‘Negligently treated’: Brother of 32-year-old woman who died during six-hour wait for ambulance demands answers

Broder Lackmann just wants to know that his sister didn’t suffer. That, when she lay on her bathroom floor waiting for an ambulance for more than six hours, she was not languishing in pain for long.

About 8pm last Wednesday, his 32-year-old younger sister, aspiring cancer researcher Christina Lackmann, felt dizzy and lightheaded while she was making dinner at her Caulfield North apartment. She began to vomit and called 000.

Broder Lackmann with a family photograph of his sister Christina, 32, who died while waiting around six hours for an ambulance.Credit:Jason South

The phone operator, according to Mr Lackmann, ended the call and told the distressed woman she would receive a call back. They called 10 times but she did not answer her phone. When a paramedic crew arrived after 2am she was dead.

“I feel like she’s been negligently treated … It makes me feel a deep sense of injustice,” he said, questioning whether a quicker response could have saved her life.

“A piece of information that could help me reconcile this is to know she didn’t suffer. To know she wasn’t lying on the floor waiting on her bathroom floor for an ambulance that wasn’t coming.”

Christina Lackmann

Ms Lackmann’s death has occurred in the midst of what the state government and doctors say is a health system nearing breaking point.

Unseen levels of demand, caused by ill-health and unseasonal spikes in some illnesses, has caused blockages in emergency departments and decreased ambulance availability. The Australian Medical Association is warning of further deaths without urgent reforms.

A coroner’s report has not been able to conclude the cause of Ms Lackmann’s death. Mr Lackmann said he and his family hoped they would be able to hear a recording of his sister’s emergency call. He said he had been in shock for days.

Mr Lackmann described his sister as a focused, loyal and deeply thoughtful person who was “blossoming” into a caring aunt for his young children, who she would take to St Kilda East for ice cream. She was completing her honours degree and following her father’s footsteps in her plan to begin a PhD in cancer research.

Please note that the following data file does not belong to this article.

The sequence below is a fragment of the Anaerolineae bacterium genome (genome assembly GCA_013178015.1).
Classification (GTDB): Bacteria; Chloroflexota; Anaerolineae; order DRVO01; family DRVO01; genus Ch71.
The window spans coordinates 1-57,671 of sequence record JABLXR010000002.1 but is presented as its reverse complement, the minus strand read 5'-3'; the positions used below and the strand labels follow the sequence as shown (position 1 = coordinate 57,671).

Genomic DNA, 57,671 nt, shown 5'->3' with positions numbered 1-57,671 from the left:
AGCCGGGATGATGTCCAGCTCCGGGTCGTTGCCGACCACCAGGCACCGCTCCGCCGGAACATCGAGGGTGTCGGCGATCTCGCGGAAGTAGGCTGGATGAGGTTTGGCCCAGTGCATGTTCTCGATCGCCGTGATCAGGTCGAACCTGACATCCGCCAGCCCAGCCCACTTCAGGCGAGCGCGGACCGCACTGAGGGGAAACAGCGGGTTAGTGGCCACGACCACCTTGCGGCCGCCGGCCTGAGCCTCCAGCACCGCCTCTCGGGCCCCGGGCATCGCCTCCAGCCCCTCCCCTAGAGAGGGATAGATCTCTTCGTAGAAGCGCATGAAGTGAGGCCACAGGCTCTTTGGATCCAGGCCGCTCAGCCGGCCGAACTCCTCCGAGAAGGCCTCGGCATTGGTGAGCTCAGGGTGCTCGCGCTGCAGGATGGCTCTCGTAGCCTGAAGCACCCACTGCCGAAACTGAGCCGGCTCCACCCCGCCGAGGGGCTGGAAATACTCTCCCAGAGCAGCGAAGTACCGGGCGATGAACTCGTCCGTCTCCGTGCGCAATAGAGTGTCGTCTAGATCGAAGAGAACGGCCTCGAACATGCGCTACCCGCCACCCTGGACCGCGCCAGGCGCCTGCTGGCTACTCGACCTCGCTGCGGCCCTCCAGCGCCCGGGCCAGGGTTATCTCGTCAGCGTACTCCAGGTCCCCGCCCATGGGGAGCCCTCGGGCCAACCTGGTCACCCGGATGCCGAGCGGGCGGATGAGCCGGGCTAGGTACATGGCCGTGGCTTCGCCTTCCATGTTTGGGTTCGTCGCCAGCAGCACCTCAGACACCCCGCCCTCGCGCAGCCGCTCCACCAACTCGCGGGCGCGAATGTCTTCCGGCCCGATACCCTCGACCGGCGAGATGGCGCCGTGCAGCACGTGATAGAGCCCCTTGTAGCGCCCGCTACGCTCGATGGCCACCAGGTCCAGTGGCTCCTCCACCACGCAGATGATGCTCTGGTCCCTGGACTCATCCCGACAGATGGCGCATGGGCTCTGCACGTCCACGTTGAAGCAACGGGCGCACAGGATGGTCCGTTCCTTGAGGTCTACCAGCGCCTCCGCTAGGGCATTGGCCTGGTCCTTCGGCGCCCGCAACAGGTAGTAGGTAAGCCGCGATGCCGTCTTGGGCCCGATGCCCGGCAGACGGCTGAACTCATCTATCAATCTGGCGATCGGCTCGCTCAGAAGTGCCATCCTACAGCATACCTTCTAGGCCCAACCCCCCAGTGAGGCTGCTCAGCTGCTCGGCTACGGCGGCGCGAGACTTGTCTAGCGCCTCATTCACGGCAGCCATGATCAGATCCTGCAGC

“It was my little brother who called,” Mr Lackmann said of the moment he learnt of his sister’s death. “He said ‘Last night Christina called an ambulance at quarter to eight in the evening and they didn’t arrive until just before 3am, and in that time she died’.

Health Minister Martin Foley spoke this week of ‘relentless pressures’ on Victoria’s health system.Credit:Luis Ascui

“I was in total disbelief. It was surreal. I said is this some kind of joke … He said ‘I wish I was joking. I wish I was lying to you’.”

The Victorian Ambulance Union says ambulance ramping, where crews queue outside emergency departments, is occurring at record levels, causing ambulances to be taken off the road and response times to blow out to their worst level since 2016-17.

Health Minister Martin Foley said on Tuesday there was “relentless” pressure on the health system and the government was considering reforms to ease the burden on GPs, who have been operating at capacity after many Victorians emerged from last year’s lockdown in poor health. Mr Foley said 50,000 more people attended emergency departments in the last quarter than during the one before.

Mr Lackmann, 41, questioned the processes that contributed to the hours-long delay in his sister’s case, which has prompted a state government investigation. He questioned whether call operators at the Emergency Services Telecommunications Authority, which operates the 000 call centre, were trained medical professionals who could assess the medical needs of patients and judge a case’s urgency.

“If there was someone else who needed to be spoken to, why wasn’t she placed on hold? Why was she put in a position where she had to try and make the phone work again? Because obviously when they tried calling her back she wasn’t able to use the phone any more,” he said.

“If it was me and I had a phone call from a friend and they said ‘I’m in trouble, I need your help, can you please come now’, and then if I tried to call them back and they weren’t answering their phone, then I would drop everything I was doing.”

He said police could have been sent to check on his sister if it was known an ambulance would be delayed.

“I don’t know why it was nudged along so long with no action taken. In the middle of Caulfield … we’re not in the bush. The police station is one minute’s walk away,” he said.

“If it turns out to be a hoax, or something like that, you’d know in five minutes … but you won’t have someone, a 32-year-old who’s just hit the prime of her life, pass away on you.

“It makes me wonder who put these processes in place.”

The ambulance service in NSW is also being stretched. Ambulances responded to some critical incidents such as cardiac arrests after more than 40 minutes. The target for these types of incidents is 10 minutes.

The president of the NSW paramedics association said they were facing a “perfect storm”, with similar issues being faced in Victoria, contributing to the problem.

With Lucy Cormack

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